Bioelectrical impedance analysis (BIA) analysis was carried out in the field on anaesthetized Salvelinus fontinalis electrofished from a mountain stream in Alberta, Canada; the fish were then sacrificed for subsequent analysis of tissue composition. Water content was assessed by comparing wet and dry mass, and total body lipid content was measured by Soxhlet extraction with petroleum ether. A multivariate analysis of body composition and size metric against impedance measurements was carried out, and the main findings were (1) body size and related metrics were strongly related to volumetric impedance measures, as shown in several previous studies, (2) lipid content (%) and water content (%) were both well predicted by regression models whose main predictor was reactance and (3) reactance and resistance measures that were series-based produced excellent predictions of tissue composition, whereas the corresponding parallel-based models were crude. The BIA measurements are quick and easy to conduct and appear to provide excellent predictions of a number of proximate body components, without the need to kill the fish; however, more studies are required to provide improved understanding of possible effects of region, season, life stage and species on measurements. © 2012 The Authors. Journal of Fish Biology © 2012 The Fisheries Society of the British Isles. Source


Macpherson L.M.,University of Alberta | Sullivan M.G.,Alberta Sustainable Resource Development | Lee Foote A.,University of Alberta | Stevens C.E.,Golder Associates
North American Journal of Fisheries Management | Year: 2012

Watercourse-crossing structures are ubiquitous anthropogenic features inthe Rocky Mountain foothills ofAlberta. We performed physical and habitat assessments at 295 watercourse-crossing sites in 15 subbasins of the Athabasca River during the summer and early fall of 2007, 2008, and 2009, sampling for fish at 110 sites (32 bridges and 78 culverts). We used bootstrapping analysis to examine how several culvert parameters (hang height, outlet plunge pool depth, water velocity, length, and slope) altered the upstream abundances of eight fish species relative to those at reference bridge sites. Physical drops at the outlet (hang heights), slope, and outlet water velocities were the most important culvert parameters shaping non-sport-fish distributions. Some culvert types (e.g., hanging culverts) acted as complete barriers to burbot Lota lota and partially impeded the movements of spoonhead sculpin Cottus ricei, suckers Catostomus spp., and minnows (family Cyprinidae). For example, at culverts with high outlet water velocities (>0.59 m/s), the upstream proportion of the total catch for burbot was 0.32 units lower than that at bridge crossings. We did not find evidence that culverts acted as barriers to the upstream passage of rainbow trout Oncorhynchus my kiss; rather, the abundances of rainbow trout significantly increased upstream of the highest-hanging, steepest, and longest culverts. One explanation may be that culverts that exclude burbot, a voracious predator, offer a competitive release for rainbow trout upstream of culverts. However, culverts had significantly higher water temperatures and silt and sand substrates upstream (versus downstream), whereas instream habitat did not differ at bridges. Given the large number of culverts that may be barriersin the Alberta foothills, our research emphasizes the need to better understand how species respond to the characteristics of culverts. Such data are needed to assist with making informed regulatory and planning decisions. © American Fisheries Society 2012. Source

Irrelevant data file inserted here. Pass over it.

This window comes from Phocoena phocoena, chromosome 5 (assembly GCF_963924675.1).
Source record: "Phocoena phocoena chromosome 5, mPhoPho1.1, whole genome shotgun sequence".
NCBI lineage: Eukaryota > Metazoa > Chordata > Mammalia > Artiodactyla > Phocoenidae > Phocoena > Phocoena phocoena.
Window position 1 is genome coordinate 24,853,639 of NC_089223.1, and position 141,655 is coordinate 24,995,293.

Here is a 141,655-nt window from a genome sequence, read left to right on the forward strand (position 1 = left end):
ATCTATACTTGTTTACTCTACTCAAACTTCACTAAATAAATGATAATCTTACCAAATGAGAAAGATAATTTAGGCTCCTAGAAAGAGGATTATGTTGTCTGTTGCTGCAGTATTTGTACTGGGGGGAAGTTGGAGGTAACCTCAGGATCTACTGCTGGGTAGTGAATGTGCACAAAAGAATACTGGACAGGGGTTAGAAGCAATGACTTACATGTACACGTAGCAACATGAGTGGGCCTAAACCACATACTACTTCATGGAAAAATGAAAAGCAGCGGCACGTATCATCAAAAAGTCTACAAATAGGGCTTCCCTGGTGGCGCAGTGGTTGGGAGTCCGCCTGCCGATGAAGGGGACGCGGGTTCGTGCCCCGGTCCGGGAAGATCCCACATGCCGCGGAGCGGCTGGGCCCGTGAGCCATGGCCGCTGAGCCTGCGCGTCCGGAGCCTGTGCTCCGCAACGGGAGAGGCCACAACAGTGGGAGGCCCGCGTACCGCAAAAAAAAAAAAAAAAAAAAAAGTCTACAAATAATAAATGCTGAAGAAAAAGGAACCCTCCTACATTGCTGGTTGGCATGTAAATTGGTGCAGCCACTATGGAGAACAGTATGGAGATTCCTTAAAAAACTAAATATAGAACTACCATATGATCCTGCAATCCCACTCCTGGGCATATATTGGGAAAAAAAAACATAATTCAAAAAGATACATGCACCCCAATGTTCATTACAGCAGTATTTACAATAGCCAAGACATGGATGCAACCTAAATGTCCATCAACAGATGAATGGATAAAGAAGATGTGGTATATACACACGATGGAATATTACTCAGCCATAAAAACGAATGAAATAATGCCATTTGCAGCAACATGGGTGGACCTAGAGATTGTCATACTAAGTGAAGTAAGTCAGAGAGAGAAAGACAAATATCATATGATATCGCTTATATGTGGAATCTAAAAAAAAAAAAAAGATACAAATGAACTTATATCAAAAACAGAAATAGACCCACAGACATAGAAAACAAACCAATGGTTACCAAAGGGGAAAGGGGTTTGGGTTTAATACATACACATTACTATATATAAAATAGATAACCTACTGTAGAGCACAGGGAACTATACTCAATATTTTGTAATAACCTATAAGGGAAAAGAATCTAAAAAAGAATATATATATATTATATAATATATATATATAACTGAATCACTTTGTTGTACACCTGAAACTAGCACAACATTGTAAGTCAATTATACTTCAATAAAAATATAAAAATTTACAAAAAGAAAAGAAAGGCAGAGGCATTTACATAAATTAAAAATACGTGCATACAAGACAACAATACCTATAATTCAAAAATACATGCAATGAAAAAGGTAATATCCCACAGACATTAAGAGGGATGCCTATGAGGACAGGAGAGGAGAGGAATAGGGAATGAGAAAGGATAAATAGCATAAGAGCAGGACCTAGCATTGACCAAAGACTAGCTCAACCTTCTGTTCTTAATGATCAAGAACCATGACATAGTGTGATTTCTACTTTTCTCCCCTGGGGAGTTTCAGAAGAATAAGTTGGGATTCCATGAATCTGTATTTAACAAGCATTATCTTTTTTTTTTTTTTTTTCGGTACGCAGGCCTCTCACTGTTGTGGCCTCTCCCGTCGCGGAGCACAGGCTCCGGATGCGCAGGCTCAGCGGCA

Cullingham C.I.,University of Alberta | Merrill E.H.,University of Alberta | Pybus M.J.,Alberta Sustainable Resource Development | Wilson G.A.,University of Alberta | Coltman D.W.,University of Alberta
Evolutionary Applications | Year: 2011

Chronic wasting disease is a transmissible spongiform encephalopathy of cervids, similar to sheep scrapie that has only recently been detected in wild populations of white-tailed deer (Odocoileus virginianus) and mule deer (Odocoileus hemionus hemionus) in western Canada. Relatively little is known about local transmission dynamics of the disease or the potential for long-distance spread. We analysed the population genetic structure of over 2000 white-tailed deer sampled from Alberta, British Columbia, and Saskatchewan using microsatellite profiles and mtDNA sequencing to assess the relative risk of disease spread. There was very little differentiation among subpopulations and a weak trend of increasing differentiation with geographic distance. This suggests that the potential for long-distance disease spread through the dispersal of infected individuals is possible, yet the risk of spread should gradually diminish with distance from infection foci. Within subpopulations, females were more related than expected by chance (R>0) within a radius of approximately 500m. Sex-biased philopatry and social interactions among related females may facilitate local disease transmission within social groups. Local herd reduction may therefore be an effective tool for reducing the disease prevalence when implemented at the appropriate spatial scale. © 2010 Blackwell Publishing Ltd. Source